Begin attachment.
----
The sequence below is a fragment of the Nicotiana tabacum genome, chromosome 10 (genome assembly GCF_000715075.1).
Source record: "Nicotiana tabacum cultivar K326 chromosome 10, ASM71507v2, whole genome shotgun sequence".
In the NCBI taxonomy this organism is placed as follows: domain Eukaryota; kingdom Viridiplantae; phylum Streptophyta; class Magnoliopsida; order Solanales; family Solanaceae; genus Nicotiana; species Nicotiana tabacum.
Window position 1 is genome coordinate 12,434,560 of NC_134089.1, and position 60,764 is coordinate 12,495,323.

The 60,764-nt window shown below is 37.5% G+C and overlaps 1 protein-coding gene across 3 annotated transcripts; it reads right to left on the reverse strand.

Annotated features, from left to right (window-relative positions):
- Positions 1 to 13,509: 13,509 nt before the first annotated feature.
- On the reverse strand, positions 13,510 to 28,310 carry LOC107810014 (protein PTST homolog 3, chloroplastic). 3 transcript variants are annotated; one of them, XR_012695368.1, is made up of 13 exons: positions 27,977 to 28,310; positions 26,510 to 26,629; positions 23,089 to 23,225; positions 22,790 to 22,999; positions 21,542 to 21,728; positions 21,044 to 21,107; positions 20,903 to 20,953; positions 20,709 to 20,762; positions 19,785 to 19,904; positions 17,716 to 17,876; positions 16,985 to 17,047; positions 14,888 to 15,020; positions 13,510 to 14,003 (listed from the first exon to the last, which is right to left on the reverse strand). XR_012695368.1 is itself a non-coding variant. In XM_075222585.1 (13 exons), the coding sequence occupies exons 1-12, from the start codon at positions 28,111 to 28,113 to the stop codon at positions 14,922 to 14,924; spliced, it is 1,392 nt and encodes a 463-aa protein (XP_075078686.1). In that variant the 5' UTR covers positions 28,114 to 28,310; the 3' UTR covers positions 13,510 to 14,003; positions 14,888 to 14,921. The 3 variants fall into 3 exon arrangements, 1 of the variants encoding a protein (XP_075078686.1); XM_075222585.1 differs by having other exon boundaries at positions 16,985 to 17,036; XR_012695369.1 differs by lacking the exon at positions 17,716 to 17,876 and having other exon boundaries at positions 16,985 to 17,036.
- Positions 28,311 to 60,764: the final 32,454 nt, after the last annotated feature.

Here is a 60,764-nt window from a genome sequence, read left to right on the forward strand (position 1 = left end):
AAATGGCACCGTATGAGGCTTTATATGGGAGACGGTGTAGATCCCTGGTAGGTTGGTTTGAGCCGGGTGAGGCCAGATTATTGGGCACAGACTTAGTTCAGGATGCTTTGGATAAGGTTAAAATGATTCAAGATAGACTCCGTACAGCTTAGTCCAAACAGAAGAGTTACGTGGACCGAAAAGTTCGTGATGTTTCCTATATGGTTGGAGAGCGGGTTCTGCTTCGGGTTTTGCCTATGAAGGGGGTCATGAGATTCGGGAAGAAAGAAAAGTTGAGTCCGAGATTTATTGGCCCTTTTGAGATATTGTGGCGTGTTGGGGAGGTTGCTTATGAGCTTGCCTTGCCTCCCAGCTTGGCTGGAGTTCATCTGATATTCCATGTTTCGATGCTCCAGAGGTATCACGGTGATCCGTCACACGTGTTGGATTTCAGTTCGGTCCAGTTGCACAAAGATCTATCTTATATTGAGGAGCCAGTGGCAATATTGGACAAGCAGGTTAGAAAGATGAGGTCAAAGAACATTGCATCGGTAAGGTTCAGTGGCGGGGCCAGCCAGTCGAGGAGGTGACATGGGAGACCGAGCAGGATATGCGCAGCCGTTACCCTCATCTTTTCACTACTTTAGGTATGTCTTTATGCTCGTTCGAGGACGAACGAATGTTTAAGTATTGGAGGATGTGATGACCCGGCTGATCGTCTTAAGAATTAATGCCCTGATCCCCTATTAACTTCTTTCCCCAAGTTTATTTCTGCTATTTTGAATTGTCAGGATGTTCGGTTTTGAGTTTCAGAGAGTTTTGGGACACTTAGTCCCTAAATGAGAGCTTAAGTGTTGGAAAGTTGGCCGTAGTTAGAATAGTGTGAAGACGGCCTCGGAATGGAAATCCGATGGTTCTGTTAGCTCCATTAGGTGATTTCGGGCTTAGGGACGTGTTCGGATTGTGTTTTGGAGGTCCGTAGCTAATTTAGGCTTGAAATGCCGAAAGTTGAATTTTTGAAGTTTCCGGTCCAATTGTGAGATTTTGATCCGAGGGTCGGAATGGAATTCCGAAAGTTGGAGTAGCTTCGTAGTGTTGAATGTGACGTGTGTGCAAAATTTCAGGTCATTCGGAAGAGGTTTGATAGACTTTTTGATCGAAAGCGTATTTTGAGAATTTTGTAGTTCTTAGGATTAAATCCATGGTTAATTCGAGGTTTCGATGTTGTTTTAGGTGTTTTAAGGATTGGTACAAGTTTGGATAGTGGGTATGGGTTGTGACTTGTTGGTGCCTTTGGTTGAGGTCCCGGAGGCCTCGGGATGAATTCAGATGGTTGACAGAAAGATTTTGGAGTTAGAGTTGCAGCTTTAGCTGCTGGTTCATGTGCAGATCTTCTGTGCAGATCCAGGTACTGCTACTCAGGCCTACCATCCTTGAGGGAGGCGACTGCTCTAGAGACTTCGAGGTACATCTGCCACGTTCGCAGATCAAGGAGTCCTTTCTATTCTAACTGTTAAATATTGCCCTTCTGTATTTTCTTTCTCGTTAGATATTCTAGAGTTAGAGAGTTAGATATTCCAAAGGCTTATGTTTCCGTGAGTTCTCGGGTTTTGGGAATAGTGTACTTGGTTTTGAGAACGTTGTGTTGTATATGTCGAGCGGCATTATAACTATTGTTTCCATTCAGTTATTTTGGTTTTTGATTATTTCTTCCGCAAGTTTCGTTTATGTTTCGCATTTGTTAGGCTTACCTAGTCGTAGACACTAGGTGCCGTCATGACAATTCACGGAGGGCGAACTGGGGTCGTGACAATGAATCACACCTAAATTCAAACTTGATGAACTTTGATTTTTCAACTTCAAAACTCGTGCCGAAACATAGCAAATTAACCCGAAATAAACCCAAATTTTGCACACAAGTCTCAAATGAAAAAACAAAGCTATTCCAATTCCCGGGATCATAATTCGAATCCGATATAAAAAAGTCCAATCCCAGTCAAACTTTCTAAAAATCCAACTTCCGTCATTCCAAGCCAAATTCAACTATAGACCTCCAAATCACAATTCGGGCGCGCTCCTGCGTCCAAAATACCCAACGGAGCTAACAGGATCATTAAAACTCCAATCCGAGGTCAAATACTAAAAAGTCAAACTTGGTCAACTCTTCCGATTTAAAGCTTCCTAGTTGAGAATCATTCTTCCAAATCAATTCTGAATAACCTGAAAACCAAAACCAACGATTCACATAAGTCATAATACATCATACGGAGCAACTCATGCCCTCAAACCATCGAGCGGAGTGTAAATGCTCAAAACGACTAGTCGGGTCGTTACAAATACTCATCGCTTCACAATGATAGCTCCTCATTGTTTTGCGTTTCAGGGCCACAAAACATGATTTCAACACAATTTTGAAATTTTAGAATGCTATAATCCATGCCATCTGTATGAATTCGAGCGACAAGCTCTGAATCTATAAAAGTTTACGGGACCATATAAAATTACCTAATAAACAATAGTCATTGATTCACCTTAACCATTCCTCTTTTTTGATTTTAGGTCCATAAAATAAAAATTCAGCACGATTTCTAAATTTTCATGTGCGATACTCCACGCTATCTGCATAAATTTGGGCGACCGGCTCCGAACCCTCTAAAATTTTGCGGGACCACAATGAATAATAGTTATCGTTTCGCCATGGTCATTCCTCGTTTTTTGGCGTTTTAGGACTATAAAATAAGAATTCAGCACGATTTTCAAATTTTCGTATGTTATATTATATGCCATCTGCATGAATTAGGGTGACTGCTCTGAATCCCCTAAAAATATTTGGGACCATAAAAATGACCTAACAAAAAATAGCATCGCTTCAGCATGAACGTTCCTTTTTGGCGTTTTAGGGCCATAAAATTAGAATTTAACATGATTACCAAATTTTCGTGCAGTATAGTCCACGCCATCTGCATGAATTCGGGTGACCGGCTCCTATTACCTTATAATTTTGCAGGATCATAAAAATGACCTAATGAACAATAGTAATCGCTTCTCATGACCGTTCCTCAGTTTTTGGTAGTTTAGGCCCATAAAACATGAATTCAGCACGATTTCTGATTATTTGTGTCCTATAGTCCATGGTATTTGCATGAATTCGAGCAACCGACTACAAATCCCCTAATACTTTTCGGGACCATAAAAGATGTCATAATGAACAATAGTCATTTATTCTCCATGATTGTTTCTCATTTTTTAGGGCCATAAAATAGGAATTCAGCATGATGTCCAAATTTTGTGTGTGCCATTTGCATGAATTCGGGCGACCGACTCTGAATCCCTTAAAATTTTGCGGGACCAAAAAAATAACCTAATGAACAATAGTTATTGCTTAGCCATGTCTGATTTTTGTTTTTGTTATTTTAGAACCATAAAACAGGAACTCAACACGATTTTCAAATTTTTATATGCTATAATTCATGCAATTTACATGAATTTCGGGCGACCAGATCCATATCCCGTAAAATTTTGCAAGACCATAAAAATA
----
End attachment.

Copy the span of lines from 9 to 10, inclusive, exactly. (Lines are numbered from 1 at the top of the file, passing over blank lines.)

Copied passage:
- Positions 28,311 to 60,764: the final 32,454 nt, after the last annotated feature.

Here is a 60,764-nt window from a genome sequence, read left to right on the forward strand (position 1 = left end):